Two weeks before the collapse of the Vale SA dam in Brazil that killed 270 people, Vale’s then-CEO, CFO, and other executives received the following anonymous e-mail:
“We are facing great challenges ahead, our operations are lacking the minimum level of adequate investment, we are lacking personnel in the operational, maintenance and engineering areas and they are poorly remunerated…equipment is breaking, the dams are at their limit.” Luciana Magalhaes and Samantha Pearson, “Warned of a Problem, Vale’s CEO Lashed Out,” Wall Street Journal,November 5, 2019, p. A1.
There is now a criminal investigation focusing on the warning and a Vale spokesperson said that the warning was “generic.” However, the follow-up e-mail from then-CEO Fabio Schvartsman to other executives told them to find out who wrote it so that he could speak to the employee “eye to eye.” Mr. Schvartsman did not order an investigation into the allegations and added that the employee was a disgruntled one who was upset with his changes as CEO — one of which was eliminating the fiefs in the company. Say what?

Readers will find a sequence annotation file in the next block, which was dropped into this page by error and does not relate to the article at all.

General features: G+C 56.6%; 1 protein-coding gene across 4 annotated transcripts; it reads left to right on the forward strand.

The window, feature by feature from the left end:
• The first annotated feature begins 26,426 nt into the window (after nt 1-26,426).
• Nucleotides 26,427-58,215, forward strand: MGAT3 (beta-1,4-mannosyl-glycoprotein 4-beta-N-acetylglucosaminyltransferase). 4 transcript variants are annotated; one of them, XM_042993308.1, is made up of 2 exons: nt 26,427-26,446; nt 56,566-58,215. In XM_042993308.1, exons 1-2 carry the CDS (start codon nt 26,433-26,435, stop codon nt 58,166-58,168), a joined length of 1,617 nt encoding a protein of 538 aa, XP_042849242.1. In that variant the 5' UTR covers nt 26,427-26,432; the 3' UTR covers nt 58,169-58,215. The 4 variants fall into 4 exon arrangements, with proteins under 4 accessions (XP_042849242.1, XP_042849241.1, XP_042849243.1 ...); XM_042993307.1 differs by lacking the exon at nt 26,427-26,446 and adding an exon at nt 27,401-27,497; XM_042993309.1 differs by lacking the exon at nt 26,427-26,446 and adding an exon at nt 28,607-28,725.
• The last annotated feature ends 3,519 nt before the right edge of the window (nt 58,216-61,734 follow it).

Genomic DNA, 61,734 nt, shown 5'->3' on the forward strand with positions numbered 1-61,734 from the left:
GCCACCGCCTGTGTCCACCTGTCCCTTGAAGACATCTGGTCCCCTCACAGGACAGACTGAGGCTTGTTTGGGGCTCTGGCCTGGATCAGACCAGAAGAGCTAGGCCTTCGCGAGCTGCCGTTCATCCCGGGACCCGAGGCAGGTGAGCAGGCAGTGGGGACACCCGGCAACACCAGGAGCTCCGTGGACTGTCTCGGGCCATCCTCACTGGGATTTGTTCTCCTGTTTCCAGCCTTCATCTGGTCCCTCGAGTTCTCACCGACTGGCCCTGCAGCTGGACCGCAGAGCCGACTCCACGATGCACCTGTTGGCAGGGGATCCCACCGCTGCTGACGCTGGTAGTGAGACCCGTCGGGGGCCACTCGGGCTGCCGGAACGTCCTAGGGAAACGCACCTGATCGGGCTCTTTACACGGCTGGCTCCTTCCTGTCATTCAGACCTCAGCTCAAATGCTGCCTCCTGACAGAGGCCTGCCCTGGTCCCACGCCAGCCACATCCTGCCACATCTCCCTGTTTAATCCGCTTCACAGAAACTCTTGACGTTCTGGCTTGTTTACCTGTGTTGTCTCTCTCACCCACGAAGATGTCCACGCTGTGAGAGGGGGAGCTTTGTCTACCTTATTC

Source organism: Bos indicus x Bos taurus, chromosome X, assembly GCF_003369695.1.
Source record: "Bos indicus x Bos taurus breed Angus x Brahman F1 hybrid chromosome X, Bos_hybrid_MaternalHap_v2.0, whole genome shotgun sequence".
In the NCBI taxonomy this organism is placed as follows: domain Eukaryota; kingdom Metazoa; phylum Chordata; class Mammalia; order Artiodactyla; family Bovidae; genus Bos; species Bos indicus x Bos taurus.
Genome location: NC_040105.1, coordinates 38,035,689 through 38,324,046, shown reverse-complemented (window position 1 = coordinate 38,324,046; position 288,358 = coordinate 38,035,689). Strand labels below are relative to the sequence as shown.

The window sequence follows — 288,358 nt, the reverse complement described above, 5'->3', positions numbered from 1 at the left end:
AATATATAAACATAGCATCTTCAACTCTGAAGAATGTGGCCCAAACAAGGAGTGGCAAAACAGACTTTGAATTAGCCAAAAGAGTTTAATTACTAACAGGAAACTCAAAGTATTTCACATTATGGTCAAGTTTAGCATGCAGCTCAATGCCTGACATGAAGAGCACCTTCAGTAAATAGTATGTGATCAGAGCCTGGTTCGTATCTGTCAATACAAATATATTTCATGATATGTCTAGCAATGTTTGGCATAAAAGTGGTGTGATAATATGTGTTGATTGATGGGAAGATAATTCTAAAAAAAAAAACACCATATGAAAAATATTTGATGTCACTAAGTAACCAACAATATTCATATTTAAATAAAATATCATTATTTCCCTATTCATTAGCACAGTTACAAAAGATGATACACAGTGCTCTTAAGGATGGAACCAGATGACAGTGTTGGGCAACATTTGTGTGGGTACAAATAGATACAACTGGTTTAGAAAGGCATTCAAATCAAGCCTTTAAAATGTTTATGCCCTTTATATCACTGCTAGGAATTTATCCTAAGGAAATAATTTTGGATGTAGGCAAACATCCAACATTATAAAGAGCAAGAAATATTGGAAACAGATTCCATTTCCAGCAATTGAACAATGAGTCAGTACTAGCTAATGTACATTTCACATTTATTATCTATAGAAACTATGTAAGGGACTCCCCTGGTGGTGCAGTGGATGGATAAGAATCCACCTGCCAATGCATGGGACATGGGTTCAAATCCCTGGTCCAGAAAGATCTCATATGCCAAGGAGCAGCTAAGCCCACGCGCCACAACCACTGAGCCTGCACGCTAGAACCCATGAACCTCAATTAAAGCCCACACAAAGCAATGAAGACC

Here’s a safety tip for CEOs around the world: When you get an anonymous complaint or any type of complaint, piece of information, or tip, remember this saying, “If what they said it true, you have a problem, if what they said is false, you have a problem. Find out if what they are saying it true, fix it. If what they are saying is false, fix the culture.” Disgruntled employees have a root cause– find it and fix it.